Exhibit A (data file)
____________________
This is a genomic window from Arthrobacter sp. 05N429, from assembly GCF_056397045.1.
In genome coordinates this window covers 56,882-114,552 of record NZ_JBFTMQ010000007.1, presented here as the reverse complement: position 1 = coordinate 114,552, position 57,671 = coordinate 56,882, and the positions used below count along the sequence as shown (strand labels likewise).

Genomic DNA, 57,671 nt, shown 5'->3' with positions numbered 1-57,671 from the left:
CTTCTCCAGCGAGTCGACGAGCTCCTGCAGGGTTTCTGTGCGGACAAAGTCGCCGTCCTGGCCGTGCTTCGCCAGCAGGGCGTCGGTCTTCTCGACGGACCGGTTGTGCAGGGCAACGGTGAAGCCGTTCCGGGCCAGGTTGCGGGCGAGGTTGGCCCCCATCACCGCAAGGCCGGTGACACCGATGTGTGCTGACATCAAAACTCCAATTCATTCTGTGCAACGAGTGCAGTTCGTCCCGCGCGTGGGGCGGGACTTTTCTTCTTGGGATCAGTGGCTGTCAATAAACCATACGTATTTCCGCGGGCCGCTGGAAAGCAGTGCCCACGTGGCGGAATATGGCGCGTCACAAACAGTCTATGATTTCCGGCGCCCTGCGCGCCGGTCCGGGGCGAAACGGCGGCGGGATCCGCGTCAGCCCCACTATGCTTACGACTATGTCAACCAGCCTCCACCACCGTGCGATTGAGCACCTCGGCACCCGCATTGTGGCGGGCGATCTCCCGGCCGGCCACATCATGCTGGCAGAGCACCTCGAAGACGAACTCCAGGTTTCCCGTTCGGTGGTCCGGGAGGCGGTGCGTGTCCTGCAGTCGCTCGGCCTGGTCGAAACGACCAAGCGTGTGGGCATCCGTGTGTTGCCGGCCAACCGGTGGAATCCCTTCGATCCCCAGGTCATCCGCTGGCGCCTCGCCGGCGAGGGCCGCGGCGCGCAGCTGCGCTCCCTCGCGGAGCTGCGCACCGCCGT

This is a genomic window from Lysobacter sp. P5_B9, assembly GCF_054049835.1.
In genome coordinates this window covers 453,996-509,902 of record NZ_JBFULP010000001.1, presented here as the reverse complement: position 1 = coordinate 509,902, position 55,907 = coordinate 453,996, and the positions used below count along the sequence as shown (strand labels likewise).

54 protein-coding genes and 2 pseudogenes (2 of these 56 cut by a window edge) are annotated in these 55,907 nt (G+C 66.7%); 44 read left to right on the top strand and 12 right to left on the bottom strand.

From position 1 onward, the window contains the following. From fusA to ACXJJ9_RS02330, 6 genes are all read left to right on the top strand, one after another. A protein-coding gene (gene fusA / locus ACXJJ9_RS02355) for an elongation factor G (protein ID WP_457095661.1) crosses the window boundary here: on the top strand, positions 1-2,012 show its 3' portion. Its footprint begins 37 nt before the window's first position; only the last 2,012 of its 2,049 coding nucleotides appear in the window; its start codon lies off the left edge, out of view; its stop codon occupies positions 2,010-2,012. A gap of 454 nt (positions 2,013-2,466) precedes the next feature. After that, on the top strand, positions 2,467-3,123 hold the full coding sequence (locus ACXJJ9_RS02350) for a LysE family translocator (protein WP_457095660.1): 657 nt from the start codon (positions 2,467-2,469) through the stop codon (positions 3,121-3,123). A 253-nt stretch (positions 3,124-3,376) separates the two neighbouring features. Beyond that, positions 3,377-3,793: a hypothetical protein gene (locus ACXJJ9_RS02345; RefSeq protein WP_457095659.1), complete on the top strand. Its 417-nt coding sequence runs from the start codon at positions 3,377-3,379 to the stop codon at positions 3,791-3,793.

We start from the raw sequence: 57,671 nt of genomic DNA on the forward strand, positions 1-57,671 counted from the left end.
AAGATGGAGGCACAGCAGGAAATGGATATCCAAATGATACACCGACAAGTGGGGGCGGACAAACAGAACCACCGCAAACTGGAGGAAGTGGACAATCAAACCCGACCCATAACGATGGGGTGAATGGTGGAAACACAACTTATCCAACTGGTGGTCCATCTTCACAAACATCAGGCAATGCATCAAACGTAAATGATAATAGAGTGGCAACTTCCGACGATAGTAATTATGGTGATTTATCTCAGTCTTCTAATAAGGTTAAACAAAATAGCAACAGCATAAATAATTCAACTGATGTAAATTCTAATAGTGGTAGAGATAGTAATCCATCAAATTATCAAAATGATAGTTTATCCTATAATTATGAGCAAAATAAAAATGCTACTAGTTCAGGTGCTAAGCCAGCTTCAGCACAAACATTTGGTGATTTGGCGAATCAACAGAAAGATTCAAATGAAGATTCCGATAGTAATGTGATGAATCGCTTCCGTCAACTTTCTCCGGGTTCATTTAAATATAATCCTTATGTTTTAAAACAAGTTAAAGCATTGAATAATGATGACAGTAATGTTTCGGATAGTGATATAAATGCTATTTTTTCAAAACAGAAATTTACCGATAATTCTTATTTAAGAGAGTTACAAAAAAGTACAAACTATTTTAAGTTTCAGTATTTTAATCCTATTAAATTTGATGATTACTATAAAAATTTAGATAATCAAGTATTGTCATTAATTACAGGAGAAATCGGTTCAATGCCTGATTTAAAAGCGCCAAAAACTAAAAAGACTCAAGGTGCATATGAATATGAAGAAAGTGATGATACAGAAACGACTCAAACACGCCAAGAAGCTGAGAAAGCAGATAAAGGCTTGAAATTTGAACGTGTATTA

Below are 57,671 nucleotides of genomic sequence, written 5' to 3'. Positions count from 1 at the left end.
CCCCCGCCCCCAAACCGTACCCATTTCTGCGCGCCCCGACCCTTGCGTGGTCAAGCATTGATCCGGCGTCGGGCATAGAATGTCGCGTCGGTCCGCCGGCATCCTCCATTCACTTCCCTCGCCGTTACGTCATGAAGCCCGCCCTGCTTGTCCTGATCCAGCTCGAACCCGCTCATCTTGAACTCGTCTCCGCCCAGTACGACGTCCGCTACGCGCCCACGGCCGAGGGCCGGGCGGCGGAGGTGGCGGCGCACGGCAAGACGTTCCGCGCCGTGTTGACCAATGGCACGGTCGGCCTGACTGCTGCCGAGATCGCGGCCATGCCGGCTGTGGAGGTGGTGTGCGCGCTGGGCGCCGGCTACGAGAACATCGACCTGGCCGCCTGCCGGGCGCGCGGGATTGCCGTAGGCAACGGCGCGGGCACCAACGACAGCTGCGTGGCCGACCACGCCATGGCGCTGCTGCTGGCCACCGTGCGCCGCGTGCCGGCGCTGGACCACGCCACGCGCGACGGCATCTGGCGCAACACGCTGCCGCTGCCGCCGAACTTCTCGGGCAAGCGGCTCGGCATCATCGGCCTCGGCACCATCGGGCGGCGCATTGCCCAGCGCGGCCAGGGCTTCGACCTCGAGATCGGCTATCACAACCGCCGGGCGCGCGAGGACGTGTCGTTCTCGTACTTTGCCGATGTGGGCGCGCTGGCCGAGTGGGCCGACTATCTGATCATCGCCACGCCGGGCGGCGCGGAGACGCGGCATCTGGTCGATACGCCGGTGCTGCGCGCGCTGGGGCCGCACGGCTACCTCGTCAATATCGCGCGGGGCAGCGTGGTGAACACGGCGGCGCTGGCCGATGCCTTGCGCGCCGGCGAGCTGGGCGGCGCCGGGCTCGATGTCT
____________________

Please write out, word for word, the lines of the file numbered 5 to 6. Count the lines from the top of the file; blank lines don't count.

This is a genomic window from Lysobacter sp. P5_B9, assembly GCF_054049835.1.
In genome coordinates this window covers 453,996-509,902 of record NZ_JBFULP010000001.1, presented here as the reverse complement: position 1 = coordinate 509,902, position 55,907 = coordinate 453,996, and the positions used below count along the sequence as shown (strand labels likewise).